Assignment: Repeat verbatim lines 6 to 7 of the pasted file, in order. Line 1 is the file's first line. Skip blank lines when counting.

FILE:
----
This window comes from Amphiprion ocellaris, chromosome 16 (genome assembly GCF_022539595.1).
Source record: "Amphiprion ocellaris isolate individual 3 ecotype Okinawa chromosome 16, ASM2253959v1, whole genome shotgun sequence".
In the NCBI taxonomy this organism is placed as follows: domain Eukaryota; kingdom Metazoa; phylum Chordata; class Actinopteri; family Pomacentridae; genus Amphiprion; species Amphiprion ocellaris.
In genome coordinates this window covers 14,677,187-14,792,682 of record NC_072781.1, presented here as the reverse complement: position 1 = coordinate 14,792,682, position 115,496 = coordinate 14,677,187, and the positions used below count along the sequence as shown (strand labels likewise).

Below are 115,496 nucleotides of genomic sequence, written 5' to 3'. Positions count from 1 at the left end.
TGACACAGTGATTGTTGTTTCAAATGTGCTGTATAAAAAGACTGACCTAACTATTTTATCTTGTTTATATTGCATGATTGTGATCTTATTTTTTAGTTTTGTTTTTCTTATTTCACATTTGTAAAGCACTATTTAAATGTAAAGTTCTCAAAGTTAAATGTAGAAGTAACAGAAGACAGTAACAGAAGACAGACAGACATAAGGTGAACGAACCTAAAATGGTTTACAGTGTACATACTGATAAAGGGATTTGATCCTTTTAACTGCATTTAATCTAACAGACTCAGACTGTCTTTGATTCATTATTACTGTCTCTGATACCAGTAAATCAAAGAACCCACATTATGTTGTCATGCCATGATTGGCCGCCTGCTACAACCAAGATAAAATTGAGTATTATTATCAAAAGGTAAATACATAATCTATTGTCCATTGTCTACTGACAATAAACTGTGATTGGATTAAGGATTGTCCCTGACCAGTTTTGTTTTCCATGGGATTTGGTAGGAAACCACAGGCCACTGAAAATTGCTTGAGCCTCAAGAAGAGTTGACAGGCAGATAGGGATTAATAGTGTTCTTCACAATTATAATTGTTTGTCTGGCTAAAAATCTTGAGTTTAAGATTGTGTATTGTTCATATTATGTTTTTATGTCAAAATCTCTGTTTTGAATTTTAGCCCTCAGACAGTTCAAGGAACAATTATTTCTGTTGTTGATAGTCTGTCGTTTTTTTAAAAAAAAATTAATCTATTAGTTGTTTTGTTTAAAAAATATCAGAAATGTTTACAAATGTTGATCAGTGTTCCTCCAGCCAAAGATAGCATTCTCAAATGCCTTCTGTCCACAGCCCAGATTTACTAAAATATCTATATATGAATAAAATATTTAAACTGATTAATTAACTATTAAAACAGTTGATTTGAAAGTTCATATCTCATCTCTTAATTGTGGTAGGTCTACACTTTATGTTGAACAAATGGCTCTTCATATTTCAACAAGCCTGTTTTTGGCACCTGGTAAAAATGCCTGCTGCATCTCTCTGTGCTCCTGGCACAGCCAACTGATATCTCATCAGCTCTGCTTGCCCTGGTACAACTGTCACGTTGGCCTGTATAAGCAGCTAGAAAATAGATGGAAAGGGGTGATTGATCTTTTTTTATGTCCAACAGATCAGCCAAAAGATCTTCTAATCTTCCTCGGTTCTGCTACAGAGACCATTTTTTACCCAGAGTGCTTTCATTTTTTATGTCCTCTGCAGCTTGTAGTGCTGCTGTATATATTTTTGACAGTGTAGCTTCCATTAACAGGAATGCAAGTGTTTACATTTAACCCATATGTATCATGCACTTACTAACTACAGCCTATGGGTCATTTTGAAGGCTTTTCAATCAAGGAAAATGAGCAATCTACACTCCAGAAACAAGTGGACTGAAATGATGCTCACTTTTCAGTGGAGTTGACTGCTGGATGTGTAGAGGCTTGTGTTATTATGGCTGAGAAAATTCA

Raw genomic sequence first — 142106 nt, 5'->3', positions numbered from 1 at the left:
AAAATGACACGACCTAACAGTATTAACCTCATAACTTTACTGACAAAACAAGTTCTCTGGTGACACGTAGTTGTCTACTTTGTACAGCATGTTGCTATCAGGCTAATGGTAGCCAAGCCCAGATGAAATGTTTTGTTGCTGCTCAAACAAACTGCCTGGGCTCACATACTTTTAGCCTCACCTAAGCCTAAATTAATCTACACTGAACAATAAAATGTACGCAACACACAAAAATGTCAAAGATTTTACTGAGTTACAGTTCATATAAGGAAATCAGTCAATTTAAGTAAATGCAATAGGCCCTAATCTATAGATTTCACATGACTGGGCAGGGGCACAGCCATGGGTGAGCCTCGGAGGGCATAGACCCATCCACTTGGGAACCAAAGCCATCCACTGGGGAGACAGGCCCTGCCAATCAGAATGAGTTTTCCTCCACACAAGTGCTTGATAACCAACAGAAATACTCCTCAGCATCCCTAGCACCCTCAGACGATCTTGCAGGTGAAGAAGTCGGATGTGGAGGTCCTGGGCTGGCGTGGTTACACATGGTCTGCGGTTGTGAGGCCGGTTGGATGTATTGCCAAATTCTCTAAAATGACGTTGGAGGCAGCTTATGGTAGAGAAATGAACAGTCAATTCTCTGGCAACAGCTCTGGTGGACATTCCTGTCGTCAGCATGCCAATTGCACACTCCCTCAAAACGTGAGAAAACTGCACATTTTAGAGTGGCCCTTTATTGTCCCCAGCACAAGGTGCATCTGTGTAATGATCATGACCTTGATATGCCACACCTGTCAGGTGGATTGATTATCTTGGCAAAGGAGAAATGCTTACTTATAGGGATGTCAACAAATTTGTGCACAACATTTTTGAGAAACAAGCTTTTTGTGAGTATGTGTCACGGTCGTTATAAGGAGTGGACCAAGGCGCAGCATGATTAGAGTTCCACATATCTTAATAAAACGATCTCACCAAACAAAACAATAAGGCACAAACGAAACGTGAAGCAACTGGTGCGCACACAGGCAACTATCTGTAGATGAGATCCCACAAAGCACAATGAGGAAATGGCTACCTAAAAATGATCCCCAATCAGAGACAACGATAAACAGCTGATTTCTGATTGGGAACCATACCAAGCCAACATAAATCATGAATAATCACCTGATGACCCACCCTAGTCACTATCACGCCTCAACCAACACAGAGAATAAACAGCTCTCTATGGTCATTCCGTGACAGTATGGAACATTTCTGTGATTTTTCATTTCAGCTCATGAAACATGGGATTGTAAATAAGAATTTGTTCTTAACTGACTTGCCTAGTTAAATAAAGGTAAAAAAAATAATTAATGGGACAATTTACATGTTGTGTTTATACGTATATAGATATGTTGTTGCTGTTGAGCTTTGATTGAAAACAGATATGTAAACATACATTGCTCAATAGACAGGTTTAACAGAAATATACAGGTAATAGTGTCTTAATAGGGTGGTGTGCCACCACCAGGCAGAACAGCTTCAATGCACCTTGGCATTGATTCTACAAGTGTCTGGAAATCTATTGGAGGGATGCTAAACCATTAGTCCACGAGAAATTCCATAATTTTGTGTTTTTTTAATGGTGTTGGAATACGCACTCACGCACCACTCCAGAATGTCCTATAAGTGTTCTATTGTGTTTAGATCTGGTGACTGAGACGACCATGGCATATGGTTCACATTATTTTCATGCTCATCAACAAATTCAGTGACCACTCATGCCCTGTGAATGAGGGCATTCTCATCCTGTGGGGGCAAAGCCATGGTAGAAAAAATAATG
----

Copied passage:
TGACACAGTGATTGTTGTTTCAAATGTGCTGTATAAAAAGACTGACCTAACTATTTTATCTTGTTTATATTGCATGATTGTGATCTTATTTTTTAGTTTTGTTTTTCTTATTTCACATTTGTAAAGCACTATTTAAATGTAAAGTTCTCAAAGTTAAATGTAGAAGTAACAGAAGACAGTAACAGAAGACAGACAGACATAAGGTGAACGAACCTAAAATGGTTTACAGTGTACATACTGATAAAGGGATTTGATCCTTTTAACTGCATTTAATCTAACAGACTCAGACTGTCTTTGATTCATTATTACTGTCTCTGATACCAGTAAATCAAAGAACCCACATTATGTTGTCATGCCATGATTGGCCGCCTGCTACAACCAAGATAAAATTGAGTATTATTATCAAAAGGTAAATACATAATCTATTGTCCATTGTCTACTGACAATAAACTGTGATTGGATTAAGGATTGTCCCTGACCAGTTTTGTTTTCCATGGGATTTGGTAGGAAACCACAGGCCACTGAAAATTGCTTGAGCCTCAAGAAGAGTTGACAGGCAGATAGGGATTAATAGTGTTCTTCACAATTATAATTGTTTGTCTGGCTAAAAATCTTGAGTTTAAGATTGTGTATTGTTCATATTATGTTTTTATGTCAAAATCTCTGTTTTGAATTTTAGCCCTCAGACAGTTCAAGGAACAATTATTTCTGTTGTTGATAGTCTGTCGTTTTTTTAAAAAAAAATTAATCTATTAGTTGTTTTGTTTAAAAAATATCAGAAATGTTTACAAATGTTGATCAGTGTTCCTCCAGCCAAAGATAGCATTCTCAAATGCCTTCTGTCCACAGCCCAGATTTACTAAAATATCTATATATGAATAAAATATTTAAACTGATTAATTAACTATTAAAACAGTTGATTTGAAAGTTCATATCTCATCTCTTAATTGTGGTAGGTCTACACTTTATGTTGAACAAATGGCTCTTCATATTTCAACAAGCCTGTTTTTGGCACCTGGTAAAAATGCCTGCTGCATCTCTCTGTGCTCCTGGCACAGCCAACTGATATCTCATCAGCTCTGCTTGCCCTGGTACAACTGTCACGTTGGCCTGTATAAGCAGCTAGAAAATAGATGGAAAGGGGTGATTGATCTTTTTTTATGTCCAACAGATCAGCCAAAAGATCTTCTAATCTTCCTCGGTTCTGCTACAGAGACCATTTTTTACCCAGAGTGCTTTCATTTTTTATGTCCTCTGCAGCTTGTAGTGCTGCTGTATATATTTTTGACAGTGTAGCTTCCATTAACAGGAATGCAAGTGTTTACATTTAACCCATATGTATCATGCACTTACTAACTACAGCCTATGGGTCATTTTGAAGGCTTTTCAATCAAGGAAAATGAGCAATCTACACTCCAGAAACAAGTGGACTGAAATGATGCTCACTTTTCAGTGGAGTTGACTGCTGGATGTGTAGAGGCTTGTGTTATTATGGCTGAGAAAATTCA

Raw genomic sequence first — 142106 nt, 5'->3', positions numbered from 1 at the left: